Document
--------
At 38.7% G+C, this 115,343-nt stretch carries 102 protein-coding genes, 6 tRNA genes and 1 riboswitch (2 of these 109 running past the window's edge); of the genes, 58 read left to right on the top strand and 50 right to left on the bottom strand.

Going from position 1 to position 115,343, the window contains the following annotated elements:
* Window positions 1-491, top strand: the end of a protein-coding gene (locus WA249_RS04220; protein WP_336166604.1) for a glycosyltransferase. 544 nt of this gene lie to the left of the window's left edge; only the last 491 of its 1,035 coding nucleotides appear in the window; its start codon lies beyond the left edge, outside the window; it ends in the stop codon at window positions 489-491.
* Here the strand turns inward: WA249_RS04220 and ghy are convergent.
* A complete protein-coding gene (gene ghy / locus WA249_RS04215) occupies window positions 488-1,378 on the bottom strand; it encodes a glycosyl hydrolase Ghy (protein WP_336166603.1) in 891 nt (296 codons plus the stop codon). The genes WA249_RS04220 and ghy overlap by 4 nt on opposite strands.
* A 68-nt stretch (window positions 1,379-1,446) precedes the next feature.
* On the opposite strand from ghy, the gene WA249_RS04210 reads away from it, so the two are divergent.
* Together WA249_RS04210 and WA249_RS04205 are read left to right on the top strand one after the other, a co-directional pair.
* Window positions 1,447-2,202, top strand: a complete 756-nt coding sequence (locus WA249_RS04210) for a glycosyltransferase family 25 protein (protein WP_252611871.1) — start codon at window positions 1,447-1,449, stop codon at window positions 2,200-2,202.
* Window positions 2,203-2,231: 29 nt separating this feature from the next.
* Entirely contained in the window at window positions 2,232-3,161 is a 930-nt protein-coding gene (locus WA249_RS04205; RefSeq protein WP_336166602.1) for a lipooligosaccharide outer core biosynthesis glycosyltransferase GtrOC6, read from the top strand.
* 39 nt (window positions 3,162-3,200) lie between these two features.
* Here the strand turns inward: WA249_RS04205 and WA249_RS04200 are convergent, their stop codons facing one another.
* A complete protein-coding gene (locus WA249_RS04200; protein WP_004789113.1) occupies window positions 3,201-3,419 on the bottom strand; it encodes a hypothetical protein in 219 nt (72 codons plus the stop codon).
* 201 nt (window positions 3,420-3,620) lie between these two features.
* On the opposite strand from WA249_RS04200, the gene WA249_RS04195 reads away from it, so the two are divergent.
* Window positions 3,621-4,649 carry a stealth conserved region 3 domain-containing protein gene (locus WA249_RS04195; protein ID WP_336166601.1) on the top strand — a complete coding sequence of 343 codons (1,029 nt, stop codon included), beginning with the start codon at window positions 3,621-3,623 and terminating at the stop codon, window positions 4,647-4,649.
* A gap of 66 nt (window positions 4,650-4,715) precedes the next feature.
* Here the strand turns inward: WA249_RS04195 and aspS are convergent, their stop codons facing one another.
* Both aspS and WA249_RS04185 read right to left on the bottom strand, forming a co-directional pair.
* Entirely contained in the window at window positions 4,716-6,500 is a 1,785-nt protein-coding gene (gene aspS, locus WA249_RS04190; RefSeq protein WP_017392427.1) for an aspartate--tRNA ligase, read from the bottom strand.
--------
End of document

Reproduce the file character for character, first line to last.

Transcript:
At 38.7% G+C, this 115,343-nt stretch carries 102 protein-coding genes, 6 tRNA genes and 1 riboswitch (2 of these 109 running past the window's edge); of the genes, 58 read left to right on the top strand and 50 right to left on the bottom strand.

Going from position 1 to position 115,343, the window contains the following annotated elements:
* Window positions 1-491, top strand: the end of a protein-coding gene (locus WA249_RS04220; protein WP_336166604.1) for a glycosyltransferase. 544 nt of this gene lie to the left of the window's left edge; only the last 491 of its 1,035 coding nucleotides appear in the window; its start codon lies beyond the left edge, outside the window; it ends in the stop codon at window positions 489-491.
* Here the strand turns inward: WA249_RS04220 and ghy are convergent.
* A complete protein-coding gene (gene ghy / locus WA249_RS04215) occupies window positions 488-1,378 on the bottom strand; it encodes a glycosyl hydrolase Ghy (protein WP_336166603.1) in 891 nt (296 codons plus the stop codon). The genes WA249_RS04220 and ghy overlap by 4 nt on opposite strands.
* A 68-nt stretch (window positions 1,379-1,446) precedes the next feature.
* On the opposite strand from ghy, the gene WA249_RS04210 reads away from it, so the two are divergent.
* Together WA249_RS04210 and WA249_RS04205 are read left to right on the top strand one after the other, a co-directional pair.
* Window positions 1,447-2,202, top strand: a complete 756-nt coding sequence (locus WA249_RS04210) for a glycosyltransferase family 25 protein (protein WP_252611871.1) — start codon at window positions 1,447-1,449, stop codon at window positions 2,200-2,202.
* Window positions 2,203-2,231: 29 nt separating this feature from the next.
* Entirely contained in the window at window positions 2,232-3,161 is a 930-nt protein-coding gene (locus WA249_RS04205; RefSeq protein WP_336166602.1) for a lipooligosaccharide outer core biosynthesis glycosyltransferase GtrOC6, read from the top strand.
* 39 nt (window positions 3,162-3,200) lie between these two features.
* Here the strand turns inward: WA249_RS04205 and WA249_RS04200 are convergent, their stop codons facing one another.
* A complete protein-coding gene (locus WA249_RS04200; protein WP_004789113.1) occupies window positions 3,201-3,419 on the bottom strand; it encodes a hypothetical protein in 219 nt (72 codons plus the stop codon).
* 201 nt (window positions 3,420-3,620) lie between these two features.
* On the opposite strand from WA249_RS04200, the gene WA249_RS04195 reads away from it, so the two are divergent.
* Window positions 3,621-4,649 carry a stealth conserved region 3 domain-containing protein gene (locus WA249_RS04195; protein ID WP_336166601.1) on the top strand — a complete coding sequence of 343 codons (1,029 nt, stop codon included), beginning with the start codon at window positions 3,621-3,623 and terminating at the stop codon, window positions 4,647-4,649.
* A gap of 66 nt (window positions 4,650-4,715) precedes the next feature.
* Here the strand turns inward: WA249_RS04195 and aspS are convergent, their stop codons facing one another.
* Both aspS and WA249_RS04185 read right to left on the bottom strand, forming a co-directional pair.
* Entirely contained in the window at window positions 4,716-6,500 is a 1,785-nt protein-coding gene (gene aspS, locus WA249_RS04190; RefSeq protein WP_017392427.1) for an aspartate--tRNA ligase, read from the bottom strand.